Alabama Shakespeare Festival has had a significant impact on my life. The first professional theater I saw was at ASF — a 1976 production of King Lear in Anniston, Alabama. I was a teenage boy fascinated by theater and the arts but from very far away. My parents were not “artistic;” we never went to live theater (and very few movies). The thought of a career in the arts hadn’t entered my mind. And if it had, my pragmatic mother would have pushed it far away. But something about that production (and others I had the opportunity to see in Anniston in subsequent years) opened my eyes.

The magnificence of the acting, the beautiful use of language, the regal costumes – all combined to spark a fire in me that ignited into a long and fruitful career. I am eternally grateful to ASF for exposing this young Alabama boy to the power of a great story told by a skilled group of professionals.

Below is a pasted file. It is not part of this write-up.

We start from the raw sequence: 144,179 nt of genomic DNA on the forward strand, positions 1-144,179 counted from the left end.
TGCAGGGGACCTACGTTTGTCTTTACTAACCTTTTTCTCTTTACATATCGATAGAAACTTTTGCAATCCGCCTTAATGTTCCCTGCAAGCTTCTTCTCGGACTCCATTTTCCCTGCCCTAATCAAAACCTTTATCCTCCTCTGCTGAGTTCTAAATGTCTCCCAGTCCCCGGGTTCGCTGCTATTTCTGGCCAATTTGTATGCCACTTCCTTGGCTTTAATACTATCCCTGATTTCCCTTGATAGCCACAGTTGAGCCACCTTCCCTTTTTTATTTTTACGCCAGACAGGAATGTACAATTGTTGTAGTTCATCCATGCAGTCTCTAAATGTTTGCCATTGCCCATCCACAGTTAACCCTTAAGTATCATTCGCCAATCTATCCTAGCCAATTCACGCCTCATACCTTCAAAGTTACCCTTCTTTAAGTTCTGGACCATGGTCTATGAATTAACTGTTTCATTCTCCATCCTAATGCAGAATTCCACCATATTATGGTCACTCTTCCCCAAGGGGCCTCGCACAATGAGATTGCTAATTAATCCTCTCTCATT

Dr. Susan Willis (Dramaturg and Shakespeare Scholar)

Some of my top memories of ASF over the years include:

  • The Anniston core acting company and staff that brought ASF’s spunk and savvy to Montgomery: Betty Leighton, Philip Pleasants, Robert Browning, Jim Donadio, plus Charles Killian and Carol Ogus and more to be joined by “newcomers” we kept for years: Greta Lambert, Greg Thornton, Ray Chambers, Steven David Martin, Barry Boys, Paul Hebron, Sonja Lanzener, Rodney Clark, plus Alice Ortega, Le Hook, Terry Cermak, and so many more. 
  • Seeing Red and Carolyn Blount standing quietly in the Grand Lobby watching busloads of school children fill the theatre for a SchoolFest student-matinee performance. 
  • The screams and laughter at the actors’ backstage, repertory-end, show-and-tell “Velveeta” awards for cheesy acting, hosted by Steven David Martin.